First, there is difficulty of reading all the potential works to decide on the list. This takes time, but is essential to do a proper job. Preferably this would be done by more than one person, so it does not dissolve into merely one’s personal preferences.

Second, there are many theological traditions in Christianity, and sometimes great works from one tradition are essentially unknown in other traditions. For example, I know there have been many Roman Catholic fiction authors besides Tolkien, but I have never read any. This feeds into the related question of how well-known a work should be to be included on a list for all Christians everywhere.

Third, should Christian fiction be comforting or troubling? Should it pose issues without answering? I think here of the well-known novel, Silence by Shūsaku Endō, which I have never read. Its conclusions are perhaps more troubling than uplifting. But to narrow Christian art to merely what is uplifting does run the risk of throwing us back into sentimental territory again.

In conclusion, I think much of the above issues would be cleared up if we had a good of idea of what “art” is, and what makes art “Christian.”

The Start of a List

After stating all these problems—I still think such a list should be made! I’m open to suggestions for what to put on it. Here’s a few obvious ones to start:

Lord of the Rings

The Lion, the Witch and the Wardrobe

The Brothers Karamazov

This is a sad-looking list that I hope will greatly expand over time. Drawing up such a list would be a multi-year process that would take serious study. However, if Christians are serious about glorifying God with the works of their hands, I believe such a study is worthwhile to do! Let us celebrate Christian art that points us towards our Creator.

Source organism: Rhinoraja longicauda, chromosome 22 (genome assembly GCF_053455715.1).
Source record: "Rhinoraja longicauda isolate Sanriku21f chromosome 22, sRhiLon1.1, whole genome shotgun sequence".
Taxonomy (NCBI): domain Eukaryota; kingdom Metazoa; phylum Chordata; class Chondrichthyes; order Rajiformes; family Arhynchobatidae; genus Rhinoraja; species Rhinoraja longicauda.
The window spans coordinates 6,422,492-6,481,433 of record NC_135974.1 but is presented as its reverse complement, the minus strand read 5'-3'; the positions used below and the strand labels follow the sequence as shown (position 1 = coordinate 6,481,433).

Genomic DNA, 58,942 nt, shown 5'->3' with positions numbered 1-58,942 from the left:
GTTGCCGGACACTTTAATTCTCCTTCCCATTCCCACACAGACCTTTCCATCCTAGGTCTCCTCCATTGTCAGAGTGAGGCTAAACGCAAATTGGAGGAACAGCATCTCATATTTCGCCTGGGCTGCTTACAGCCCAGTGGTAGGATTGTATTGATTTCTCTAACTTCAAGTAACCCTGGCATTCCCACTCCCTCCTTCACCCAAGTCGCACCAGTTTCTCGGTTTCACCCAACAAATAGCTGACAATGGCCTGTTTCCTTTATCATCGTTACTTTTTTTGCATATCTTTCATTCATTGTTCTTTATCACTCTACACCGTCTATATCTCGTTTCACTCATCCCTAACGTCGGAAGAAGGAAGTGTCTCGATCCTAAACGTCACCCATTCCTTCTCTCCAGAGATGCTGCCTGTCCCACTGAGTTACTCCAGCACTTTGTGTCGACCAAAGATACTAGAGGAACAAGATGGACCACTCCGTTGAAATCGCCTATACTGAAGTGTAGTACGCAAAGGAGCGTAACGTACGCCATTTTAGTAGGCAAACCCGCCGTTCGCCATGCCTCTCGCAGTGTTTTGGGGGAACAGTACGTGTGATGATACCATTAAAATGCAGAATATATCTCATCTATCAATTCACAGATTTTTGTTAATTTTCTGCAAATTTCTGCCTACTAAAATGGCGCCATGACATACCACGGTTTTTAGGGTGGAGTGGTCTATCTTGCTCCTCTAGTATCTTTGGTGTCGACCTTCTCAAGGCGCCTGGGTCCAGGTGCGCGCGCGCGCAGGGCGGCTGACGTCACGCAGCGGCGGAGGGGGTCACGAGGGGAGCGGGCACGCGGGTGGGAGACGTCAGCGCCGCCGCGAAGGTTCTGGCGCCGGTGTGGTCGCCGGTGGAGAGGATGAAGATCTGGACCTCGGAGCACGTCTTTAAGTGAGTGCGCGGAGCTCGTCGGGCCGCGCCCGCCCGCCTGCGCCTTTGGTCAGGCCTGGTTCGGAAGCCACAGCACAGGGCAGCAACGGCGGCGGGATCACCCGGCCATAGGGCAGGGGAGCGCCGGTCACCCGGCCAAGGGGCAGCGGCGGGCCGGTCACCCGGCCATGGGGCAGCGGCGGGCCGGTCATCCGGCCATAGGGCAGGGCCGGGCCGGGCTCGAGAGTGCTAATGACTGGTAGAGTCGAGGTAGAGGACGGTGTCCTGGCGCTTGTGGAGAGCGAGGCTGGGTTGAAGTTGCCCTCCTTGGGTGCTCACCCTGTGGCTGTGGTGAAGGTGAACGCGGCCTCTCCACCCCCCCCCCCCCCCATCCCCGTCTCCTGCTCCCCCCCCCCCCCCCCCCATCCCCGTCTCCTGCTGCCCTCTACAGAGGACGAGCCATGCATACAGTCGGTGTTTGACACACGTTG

Note: We also agreed that filling a list of ‘top ten’ with books all by the same author is not especially fair or helpful.

 

 

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Augustine on a Drunk Homeless Man–Augustine Again

I’m so glad I’ve been able to pick up Augustine’s Confessions again, and came across this passage of Augustine’s reflections on his encounter with a drunk homeless man. I love how it doesn’t go in the expected, modern direction (why is the man homeless? should the man be drunk?), but swerves into profound spiritual reflection instead:

My heart was panting with these anxieties, and boiling with the feverishness of consuming thoughts. For, passing through one of the streets of Milan, I observed a poor beggar, then, I suppose, with a full belly, joking and joyous: and I sighed, and spoke to the friends around me, of the many sorrows of our frenzies; for that by all such efforts of ours, as those wherein I then toiled dragging along, under the goading of desire, the burden of my own wretchedness, and, by dragging, increased it, we yet looked to arrive only at that very joyousness that the beggar-man had arrived before us, who should never perchance attain it.

For what he had obtained by means of a few begged pence, the same was I plotting for by many a toilsome turning and winding; the joy of a temporary happiness. For he verily had not the true joy; but yet I with those my ambitious designs was seeking one much less true. And certainly he was joyous, I anxious; he void of care, I full of fears.

But should any ask me, had I rather be merry or fearful? I would answer merry. Again, if he asked had I rather be such as he was, or what I then was? I should choose to be myself, though worn with cares and fears; but out of wrong judgment; for, was it the truth? For I ought not to prefer myself to him, because more learned than he, seeing I had no joy therein, but sought to please men by it; and that not to instruct, but simply to please.

Away with those then from my soul who say to her, “It makes a difference whence a man’s joy is. That beggar-man joyed in drunkenness; you desired to joy in glory.” But even as his was no true joy, so was the glory I sought no true glory: and it overthrew my soul more. He that very night should digest his drunkenness; but I had slept and risen again with mine, and was to sleep again, and again to rise with it, how many days, Thou, God, knowest.